Introduced at IBC2015, KICK closeball mixing technology is an important addition to immersive and personalised audio, redefining audio production for live sports events that use a ball. Interfaced to popular image analysis and tracking systems, KICK guarantees a consistent, fully-automated, high-quality, close-ball audio mix, according to Lawo.
It is important to note that in object-based playback environments – where allowance must be made for personalisation, such as the TV viewer wishing to adjust the commentary level in favour of the ambient noise around the pitch, for example – consistent closeball mix becomes even more important. In immersive audio production, the sound engineers will have to deal with many more tasks, including metadata for audio objects or listening to various downmixes – so any assistance that can be provided during mixing is highly welcome. In addition to audio-follow-video, KICK is the logical next step, adding another important element to broadcast audio production.
More recently, the V2.0 of KICK, launched at IBC2016, extends the capabilities of the system to address other sports and allows the system to be supplemented with Lawo’s new motorised microphone stands, which are remotely controlled by the software and allow the mics to automatically follow on-field action.
Out on the road with the OB service providers that capture the sports action, Lawo has been involved with some major projects that will help to signpost the future of immersive audio. A new OB truck fielded by Japanese broadcaster NHK last year is a prominent example of work in this area. The first OB truck featuring Ravenna audio-over-IP technology in the US, the facility features Lawo’s mc²56XT mixing console. The console provides a 64-fader surface in an audio booth with only 84 inches of linear space, and accommodates 288 DSP paths with 8,192 x 8,192 audio routing capability and three DALLIS I/O stageboxes in a redundant configuration.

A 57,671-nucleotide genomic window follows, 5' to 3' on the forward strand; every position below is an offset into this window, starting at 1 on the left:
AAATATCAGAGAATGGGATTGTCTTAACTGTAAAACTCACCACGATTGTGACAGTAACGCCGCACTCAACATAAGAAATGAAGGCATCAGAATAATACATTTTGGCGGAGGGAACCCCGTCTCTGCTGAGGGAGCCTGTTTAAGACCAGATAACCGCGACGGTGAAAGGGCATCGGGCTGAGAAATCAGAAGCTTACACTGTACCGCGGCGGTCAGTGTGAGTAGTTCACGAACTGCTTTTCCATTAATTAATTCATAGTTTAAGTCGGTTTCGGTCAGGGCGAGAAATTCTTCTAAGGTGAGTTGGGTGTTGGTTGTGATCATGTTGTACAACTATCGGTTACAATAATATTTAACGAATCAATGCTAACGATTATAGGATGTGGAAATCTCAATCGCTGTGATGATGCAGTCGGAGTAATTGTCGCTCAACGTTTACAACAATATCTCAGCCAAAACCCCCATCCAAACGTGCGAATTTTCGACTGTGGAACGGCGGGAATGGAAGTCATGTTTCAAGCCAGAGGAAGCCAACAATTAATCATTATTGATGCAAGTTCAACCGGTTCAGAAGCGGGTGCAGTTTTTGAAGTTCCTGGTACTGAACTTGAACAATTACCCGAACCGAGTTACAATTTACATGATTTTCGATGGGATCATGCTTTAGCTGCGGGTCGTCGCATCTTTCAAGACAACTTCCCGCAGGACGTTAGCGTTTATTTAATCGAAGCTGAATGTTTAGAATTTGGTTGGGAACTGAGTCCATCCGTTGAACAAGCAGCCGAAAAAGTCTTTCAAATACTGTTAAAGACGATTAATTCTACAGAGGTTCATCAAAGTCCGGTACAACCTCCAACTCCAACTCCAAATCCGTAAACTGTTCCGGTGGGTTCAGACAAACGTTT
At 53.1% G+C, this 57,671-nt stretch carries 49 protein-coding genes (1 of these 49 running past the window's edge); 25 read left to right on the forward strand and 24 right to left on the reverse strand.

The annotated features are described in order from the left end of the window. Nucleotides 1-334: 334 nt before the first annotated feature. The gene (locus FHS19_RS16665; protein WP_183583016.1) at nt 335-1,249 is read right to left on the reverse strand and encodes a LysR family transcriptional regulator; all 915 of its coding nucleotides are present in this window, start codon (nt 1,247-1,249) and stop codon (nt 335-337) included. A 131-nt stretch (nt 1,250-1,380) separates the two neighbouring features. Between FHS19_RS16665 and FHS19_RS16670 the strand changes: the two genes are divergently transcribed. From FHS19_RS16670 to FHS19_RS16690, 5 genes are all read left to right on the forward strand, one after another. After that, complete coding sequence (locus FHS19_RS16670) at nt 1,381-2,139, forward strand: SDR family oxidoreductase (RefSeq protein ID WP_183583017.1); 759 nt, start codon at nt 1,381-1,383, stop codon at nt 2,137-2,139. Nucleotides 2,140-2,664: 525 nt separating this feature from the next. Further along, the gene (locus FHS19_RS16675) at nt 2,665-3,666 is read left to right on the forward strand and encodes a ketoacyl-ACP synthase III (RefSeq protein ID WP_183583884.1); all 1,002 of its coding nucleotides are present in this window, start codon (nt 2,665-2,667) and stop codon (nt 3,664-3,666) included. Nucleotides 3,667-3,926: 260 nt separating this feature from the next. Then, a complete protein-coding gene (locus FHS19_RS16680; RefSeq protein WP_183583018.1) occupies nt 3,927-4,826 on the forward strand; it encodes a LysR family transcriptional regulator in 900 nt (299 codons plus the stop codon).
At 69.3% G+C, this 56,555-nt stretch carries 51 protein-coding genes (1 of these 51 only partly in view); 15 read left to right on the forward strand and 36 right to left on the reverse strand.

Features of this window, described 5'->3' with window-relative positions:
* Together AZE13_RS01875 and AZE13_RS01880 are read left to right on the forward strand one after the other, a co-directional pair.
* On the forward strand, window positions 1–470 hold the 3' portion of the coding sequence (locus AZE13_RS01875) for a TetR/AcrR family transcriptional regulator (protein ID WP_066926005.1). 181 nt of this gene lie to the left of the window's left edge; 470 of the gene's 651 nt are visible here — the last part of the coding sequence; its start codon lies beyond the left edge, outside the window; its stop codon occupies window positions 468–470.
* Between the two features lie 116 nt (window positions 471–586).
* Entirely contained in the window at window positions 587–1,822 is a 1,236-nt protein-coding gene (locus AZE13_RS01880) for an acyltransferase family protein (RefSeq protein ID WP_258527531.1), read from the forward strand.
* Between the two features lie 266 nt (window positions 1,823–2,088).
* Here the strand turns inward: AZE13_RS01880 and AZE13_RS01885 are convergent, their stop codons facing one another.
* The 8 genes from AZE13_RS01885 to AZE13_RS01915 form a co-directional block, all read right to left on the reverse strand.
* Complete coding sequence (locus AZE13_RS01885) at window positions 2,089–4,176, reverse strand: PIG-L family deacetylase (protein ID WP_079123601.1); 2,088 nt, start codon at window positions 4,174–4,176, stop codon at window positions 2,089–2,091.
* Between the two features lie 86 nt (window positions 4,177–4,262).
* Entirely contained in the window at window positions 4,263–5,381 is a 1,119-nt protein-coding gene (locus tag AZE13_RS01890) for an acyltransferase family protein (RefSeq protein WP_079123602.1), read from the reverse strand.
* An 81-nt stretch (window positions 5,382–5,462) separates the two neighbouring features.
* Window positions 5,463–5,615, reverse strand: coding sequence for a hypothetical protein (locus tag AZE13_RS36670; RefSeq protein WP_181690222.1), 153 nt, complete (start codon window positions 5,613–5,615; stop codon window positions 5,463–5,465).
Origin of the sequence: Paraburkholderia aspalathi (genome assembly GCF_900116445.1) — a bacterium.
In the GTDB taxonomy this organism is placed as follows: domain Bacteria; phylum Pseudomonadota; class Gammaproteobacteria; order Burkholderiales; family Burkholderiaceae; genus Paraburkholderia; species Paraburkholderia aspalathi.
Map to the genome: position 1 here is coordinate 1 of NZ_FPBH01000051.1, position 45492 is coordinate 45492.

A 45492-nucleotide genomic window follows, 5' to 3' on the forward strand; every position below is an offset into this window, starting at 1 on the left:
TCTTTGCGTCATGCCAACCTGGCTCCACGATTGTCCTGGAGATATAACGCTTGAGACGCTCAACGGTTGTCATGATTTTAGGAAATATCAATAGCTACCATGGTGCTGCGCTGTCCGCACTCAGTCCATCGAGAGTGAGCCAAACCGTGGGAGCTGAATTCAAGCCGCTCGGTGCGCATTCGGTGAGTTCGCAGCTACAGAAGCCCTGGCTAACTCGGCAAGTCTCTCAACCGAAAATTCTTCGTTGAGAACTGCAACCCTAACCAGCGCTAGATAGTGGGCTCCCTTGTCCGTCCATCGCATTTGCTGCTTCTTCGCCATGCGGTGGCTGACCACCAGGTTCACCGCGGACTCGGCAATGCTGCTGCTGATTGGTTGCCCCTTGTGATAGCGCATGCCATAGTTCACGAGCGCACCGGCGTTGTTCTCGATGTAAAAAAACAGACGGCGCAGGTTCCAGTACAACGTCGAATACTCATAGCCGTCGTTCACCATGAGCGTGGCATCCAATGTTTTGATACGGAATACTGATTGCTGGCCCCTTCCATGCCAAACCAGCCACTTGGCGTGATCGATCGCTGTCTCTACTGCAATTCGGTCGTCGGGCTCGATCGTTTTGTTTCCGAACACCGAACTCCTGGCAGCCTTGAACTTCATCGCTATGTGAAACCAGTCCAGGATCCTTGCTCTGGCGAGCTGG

As well as full support for the AES67 interoperability standard, the truck is capable of up to 22.2 surround sound as a potential audio delivery format for the network. As part of a long-term cooperative effort between NHK and Lawo, the two companies have been working together to develop the tools and practical applications needed to create an immersive audio experience with 3D surround audio, and are committed to developing further technical innovations.
In its current configuration, the truck supports conventional stereo and surround mix capabilities and serves as a test bed for deployment of 22.2 surround mixing and monitoring.
To some extent, the adoption of immersive audio is likely to be determined by the level of interest in 4K/UHD and 8K – the higher-resolution visual technologies for which NGA techniques will augment sound-wise. But on a content level alone, there is no doubt that immersive audio holds considerable promise in terms of the creation of new programmes and material that engage viewers in ways never previously encountered – and that has to be a source of excitement for all members of the pro-audio community.”